I am almost speechless! I have a question and/or recommendation for you. I too have an 07 NBP TL-S. I ordered the UDM, but i have not ordered any pads or polishes or anything else for that matter. I have always just used things like Meguires from the local auto store, but i want to start taking a little better care of my TL and Expedition (which is also black). You mentioned earlier it would cost $500-$800 for a detail job like that. I would like to know what it would cost for a complete kit with everything that you used on this detail. I look at this writeup as being the extremely thorough detailing, but i would also like to know if you have thought about writing something up that is less time. You said this was about a 14 hour job, so how about something that would be a 4 hour job, and something that is about an 8 hour job. I really cant see myself spending 14 hours on each car, but i think i could do an 8 hour job on each car once a year and a 4 hour job once every 2 or 3 months, and just some quick washing/detailing in between. So i guess what i am asking is could you/would you do a write up for a less intense detail that still gave optimal results, and then recommend the products for each of those scenarios? Would be a great walkthrough/kit you could sell on the site. Sorry for the rambling and thanks in advance!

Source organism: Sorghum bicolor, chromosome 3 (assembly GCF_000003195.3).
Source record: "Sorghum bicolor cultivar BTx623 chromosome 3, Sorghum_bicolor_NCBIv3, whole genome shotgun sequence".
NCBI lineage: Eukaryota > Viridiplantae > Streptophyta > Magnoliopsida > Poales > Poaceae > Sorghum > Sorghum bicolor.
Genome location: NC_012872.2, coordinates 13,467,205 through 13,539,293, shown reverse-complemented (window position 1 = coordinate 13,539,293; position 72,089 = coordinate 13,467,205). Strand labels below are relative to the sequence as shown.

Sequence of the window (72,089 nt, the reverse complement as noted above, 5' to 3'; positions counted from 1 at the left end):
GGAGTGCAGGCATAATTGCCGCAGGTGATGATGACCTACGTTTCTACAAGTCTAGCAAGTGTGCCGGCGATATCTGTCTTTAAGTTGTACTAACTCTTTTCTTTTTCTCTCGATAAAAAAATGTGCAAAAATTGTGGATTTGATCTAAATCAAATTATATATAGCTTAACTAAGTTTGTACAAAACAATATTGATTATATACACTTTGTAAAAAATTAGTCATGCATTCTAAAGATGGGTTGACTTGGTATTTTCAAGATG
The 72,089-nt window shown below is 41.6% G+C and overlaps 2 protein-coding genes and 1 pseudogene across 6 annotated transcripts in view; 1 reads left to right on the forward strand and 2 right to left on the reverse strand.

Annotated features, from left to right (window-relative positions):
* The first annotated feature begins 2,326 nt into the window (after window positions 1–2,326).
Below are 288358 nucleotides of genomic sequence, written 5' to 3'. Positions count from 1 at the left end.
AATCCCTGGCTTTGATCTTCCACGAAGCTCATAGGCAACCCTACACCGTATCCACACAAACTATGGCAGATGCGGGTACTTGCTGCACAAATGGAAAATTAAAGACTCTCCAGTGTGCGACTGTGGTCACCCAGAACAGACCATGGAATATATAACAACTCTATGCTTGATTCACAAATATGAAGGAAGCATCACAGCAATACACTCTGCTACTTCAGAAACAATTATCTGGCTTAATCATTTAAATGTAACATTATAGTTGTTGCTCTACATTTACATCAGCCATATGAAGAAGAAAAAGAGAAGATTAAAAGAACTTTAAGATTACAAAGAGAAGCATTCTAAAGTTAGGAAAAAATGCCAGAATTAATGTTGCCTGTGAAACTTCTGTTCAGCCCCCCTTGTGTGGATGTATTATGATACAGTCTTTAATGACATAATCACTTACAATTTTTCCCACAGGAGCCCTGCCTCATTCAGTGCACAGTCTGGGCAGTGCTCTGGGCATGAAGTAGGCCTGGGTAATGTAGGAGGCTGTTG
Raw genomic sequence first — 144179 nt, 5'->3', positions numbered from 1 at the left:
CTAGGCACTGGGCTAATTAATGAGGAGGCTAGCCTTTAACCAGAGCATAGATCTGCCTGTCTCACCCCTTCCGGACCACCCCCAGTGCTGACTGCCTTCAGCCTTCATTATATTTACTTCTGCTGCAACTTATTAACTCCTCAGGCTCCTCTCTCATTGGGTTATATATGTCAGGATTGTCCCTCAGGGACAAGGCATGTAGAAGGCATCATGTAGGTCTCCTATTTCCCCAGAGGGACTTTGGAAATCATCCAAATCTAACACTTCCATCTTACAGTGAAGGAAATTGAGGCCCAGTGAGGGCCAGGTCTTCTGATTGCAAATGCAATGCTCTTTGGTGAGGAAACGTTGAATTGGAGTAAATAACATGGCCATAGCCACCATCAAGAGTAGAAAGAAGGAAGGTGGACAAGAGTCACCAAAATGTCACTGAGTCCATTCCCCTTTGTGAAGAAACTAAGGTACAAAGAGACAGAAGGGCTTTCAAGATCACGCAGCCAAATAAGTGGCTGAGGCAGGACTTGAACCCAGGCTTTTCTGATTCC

• Thanks for the comments Jared.

      The biggest difference in a 4 hour, an 8 hour, and a 14 hour detail job would be the amount of polishing steps being taken, and the polish/pad combinations being used. Otherwise, you’re using the same basic processes and products. On a 4 hour job (maintenance polish), you would do everything except for claying, and on the polishing side you’d use Optimum Poli-Seal on a black pad. I can typically do a full wash, interior, and a light Poli-Seal job in 3-4 hours. For the 8 hour job you’d clay the car, and do a more complete one-step polish to get light correction and restore gloss and clarity. For this I would use something like Menzerna 106FA and a white pad, or Meguiar’s M205 and a grey pad. Seal it up after that and you’re done.